Suck it up. If you’re changing your sheets once a week, why would you need to vacuum the mattress? Two words: dust mites. These microscopic vermin love the warm, moist environment of your mattress, especially since it comes with a built-in buffet bar provided by you. The average adult sheds up to 1.5 grams of skin a day — enough to feed one million dust mites. That’s alotta bugs sharing your bed. And whether you’re allergic or not, they’re just gross.
The average adult sheds up to 1.5 grams of skin a day — enough to feed one million dust mites.
But you can help keep their populations down by taking away their food supply — your dead skin. Vacuum the entire surface of your mattress using the upholstery attachment. Don’t overlook the cracks and crevices around the seams. Those are the favorite hangouts for dust mites and their equally gross buddies, bed bugs. Use your vacuum’s crevice tool to clean these tight spots.
Breathe easy. Think about how your clothes smell after you’ve worn the same ones for a few days. Hmm…Now think about your mattress, absorbing body odors and bacteria night after night. You might not notice it, but the odor is there, and it can make your bedroom smell like a locker room.
After you vacuum your mattress, freshen it up with a few spritzes of lavender essential oil. Dissolve six to ten drops of 100 percent pure lavender essential oil in water in an atomizer. Not only will you breathe easier but the lavender essence will calm your mind and help you sleep soundly and peacefully.
Other essential oils that have disinfecting and deodorizing properties include:
- tea tree
Alone or in combination, six to ten drops of any of these oils can be mixed with water for a clean, aromatic spritz for your mattress.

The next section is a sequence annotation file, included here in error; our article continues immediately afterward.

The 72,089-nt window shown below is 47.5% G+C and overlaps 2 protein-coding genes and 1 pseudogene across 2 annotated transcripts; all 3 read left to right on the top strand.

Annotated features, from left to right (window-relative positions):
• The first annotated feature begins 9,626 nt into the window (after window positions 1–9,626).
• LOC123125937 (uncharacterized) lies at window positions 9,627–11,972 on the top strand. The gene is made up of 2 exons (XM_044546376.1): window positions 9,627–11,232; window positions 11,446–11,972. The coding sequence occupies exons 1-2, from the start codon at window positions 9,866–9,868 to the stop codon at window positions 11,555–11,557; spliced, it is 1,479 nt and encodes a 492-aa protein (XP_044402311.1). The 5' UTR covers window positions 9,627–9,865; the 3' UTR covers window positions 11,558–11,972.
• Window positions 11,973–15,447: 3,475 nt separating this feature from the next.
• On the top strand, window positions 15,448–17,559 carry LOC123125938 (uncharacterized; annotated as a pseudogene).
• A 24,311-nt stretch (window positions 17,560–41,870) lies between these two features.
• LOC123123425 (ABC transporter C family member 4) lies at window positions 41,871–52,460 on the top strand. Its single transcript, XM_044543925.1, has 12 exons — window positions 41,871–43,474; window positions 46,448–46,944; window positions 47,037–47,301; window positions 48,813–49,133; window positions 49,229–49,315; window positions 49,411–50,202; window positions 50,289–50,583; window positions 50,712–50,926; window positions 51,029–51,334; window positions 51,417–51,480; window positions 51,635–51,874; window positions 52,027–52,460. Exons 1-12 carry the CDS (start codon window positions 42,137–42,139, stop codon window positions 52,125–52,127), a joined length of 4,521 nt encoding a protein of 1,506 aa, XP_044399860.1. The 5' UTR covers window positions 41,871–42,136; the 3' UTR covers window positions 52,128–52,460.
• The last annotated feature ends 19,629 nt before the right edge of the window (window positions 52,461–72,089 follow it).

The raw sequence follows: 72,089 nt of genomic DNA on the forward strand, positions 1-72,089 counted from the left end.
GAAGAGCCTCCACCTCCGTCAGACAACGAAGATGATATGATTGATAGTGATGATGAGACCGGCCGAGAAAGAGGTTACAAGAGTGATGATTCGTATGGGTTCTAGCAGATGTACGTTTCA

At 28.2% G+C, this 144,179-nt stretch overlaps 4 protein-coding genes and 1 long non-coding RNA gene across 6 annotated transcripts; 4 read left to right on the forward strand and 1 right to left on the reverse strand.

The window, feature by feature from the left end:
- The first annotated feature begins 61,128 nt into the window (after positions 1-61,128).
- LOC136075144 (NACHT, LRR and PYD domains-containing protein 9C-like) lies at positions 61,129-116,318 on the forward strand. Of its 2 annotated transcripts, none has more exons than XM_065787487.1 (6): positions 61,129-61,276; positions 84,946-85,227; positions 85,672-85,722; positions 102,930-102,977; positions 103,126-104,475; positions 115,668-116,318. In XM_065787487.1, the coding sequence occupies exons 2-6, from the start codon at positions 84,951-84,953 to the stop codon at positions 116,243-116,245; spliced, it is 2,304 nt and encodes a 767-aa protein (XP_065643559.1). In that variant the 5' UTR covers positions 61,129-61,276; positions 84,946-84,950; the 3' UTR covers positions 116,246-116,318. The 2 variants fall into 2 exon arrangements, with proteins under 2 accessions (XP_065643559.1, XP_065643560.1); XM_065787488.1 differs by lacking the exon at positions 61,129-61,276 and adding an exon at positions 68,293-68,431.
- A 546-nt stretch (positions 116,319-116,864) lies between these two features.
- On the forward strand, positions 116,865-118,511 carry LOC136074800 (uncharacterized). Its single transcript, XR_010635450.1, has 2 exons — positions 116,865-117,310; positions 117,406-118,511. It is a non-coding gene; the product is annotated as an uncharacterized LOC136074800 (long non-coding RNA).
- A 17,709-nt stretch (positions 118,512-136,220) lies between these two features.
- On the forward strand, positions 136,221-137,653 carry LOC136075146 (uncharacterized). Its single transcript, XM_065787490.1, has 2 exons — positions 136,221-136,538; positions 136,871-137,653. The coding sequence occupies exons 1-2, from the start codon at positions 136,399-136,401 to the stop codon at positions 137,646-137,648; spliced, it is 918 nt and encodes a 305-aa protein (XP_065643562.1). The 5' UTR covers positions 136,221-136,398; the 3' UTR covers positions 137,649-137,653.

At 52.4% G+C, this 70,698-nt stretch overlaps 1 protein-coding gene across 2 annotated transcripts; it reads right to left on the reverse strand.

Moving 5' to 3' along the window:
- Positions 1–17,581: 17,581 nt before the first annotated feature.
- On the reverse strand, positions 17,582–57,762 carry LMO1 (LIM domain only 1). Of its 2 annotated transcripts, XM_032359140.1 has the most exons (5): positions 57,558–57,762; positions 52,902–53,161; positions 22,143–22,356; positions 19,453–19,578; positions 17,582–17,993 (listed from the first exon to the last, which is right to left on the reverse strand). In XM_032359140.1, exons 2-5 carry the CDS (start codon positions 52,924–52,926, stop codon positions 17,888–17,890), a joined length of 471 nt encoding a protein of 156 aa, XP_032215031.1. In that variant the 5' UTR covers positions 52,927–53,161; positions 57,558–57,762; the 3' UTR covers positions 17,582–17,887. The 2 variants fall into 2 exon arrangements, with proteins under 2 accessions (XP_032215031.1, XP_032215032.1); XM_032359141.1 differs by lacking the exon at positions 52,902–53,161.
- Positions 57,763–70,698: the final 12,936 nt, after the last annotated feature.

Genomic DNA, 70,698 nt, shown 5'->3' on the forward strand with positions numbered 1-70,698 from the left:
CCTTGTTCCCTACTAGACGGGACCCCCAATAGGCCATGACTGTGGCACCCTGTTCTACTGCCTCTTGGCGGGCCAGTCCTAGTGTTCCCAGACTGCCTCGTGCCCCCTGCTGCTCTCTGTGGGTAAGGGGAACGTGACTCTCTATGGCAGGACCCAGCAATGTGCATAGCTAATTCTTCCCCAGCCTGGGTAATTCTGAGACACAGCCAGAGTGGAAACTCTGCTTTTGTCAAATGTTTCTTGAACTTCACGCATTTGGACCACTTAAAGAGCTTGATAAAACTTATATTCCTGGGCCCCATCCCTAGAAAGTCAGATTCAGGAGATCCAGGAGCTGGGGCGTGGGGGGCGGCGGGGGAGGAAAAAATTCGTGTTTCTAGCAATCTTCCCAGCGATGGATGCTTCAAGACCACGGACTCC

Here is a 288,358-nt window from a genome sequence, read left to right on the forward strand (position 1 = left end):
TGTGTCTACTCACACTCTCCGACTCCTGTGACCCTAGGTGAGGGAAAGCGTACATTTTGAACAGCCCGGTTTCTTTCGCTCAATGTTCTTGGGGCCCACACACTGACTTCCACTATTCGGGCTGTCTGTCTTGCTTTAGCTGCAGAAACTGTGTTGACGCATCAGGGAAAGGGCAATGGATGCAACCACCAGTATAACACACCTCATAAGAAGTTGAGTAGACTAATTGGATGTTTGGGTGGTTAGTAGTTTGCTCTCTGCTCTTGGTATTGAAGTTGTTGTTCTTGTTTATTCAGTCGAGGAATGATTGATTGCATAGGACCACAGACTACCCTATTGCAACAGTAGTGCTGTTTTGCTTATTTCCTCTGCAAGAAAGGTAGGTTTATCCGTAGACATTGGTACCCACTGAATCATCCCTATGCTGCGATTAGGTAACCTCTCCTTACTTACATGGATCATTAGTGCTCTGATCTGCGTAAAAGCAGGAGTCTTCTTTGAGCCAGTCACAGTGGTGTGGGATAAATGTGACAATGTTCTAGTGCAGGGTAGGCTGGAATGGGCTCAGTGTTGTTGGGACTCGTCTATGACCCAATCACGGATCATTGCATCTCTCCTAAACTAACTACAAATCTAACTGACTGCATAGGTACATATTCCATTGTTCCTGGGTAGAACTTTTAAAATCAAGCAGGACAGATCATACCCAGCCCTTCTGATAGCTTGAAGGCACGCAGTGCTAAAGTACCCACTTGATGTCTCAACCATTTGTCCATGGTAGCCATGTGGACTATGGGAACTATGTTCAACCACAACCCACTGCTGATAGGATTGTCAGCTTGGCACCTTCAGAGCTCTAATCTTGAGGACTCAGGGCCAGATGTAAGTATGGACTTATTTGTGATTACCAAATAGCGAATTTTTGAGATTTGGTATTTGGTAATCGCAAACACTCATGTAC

Fresh out of essential oil? Sprinkle baking soda on the mattress and brush it in with a soft brush. Let it absorb odors for several hours. Don’t be stingy: you can use a whole one pound box for optimal deodorizing. Vacuum it up before you replace the mattress cover.
If you’ve become the unfortunate host of bed bugs, check out these home remedies for getting rid of them.
How to maintain your mattress
Solid foundations. No matter what kind of mattress you purchase, it will last longer if you set it on a good, sturdy foundation. Most mattress companies provide recommendations for the types of foundations or bed frames that work best with their mattress. Some even sell these products themselves. Buying both the mattress and foundation from the same company will help ensure that the mattress will fit and you’ll have the right amount of support for your mattress.
Your mattress will last longer if you set it on a good, sturdy foundation.
Center supports. Larger mattresses need center support. Think of a long bridge span. It couldn’t hold its weight without supports in the middle. Queen and king-sized mattresses need the same support. Make sure your bed frame includes center support braces or extra wide slats to support the wider mattresses.
Bedroom gymnastics. (Noo, not that kind!) Flip two-sided mattresses every three months, unless the manufacturer’s instructions advise against it. Also rotate all mattresses 180° at the same time as the flip unless they have a designated head and foot. Lying in the same spot in a similar position every night will tend to make an impression in your mattress. Once your mattress is stamped with your imprint, it will not spring back. Timing these maintenance steps with the change of the seasons will help you to remember.
Keep the bounce house outside. Kids (of all ages) love bouncing on beds. Unfortunately, as accommodating as your mattress seems to this kind of fun, it is terrible for the health of your mattress, box spring, and bed frame. You can give your mattress the best chance of a long life if you send bouncing children outside to the trampoline instead.
When you think about the many benefits of a well-maintained mattress, it’s hard to ignore these simple steps to keep your mattress clean and healthy. A better night’s sleep on a more comfortable mattress that will last longer than average make these steps a worthwhile investment.
If you have questions about cleaning your mattress or cleaning tips that you’ve found to work well, we’d love to hear about them in the comments below.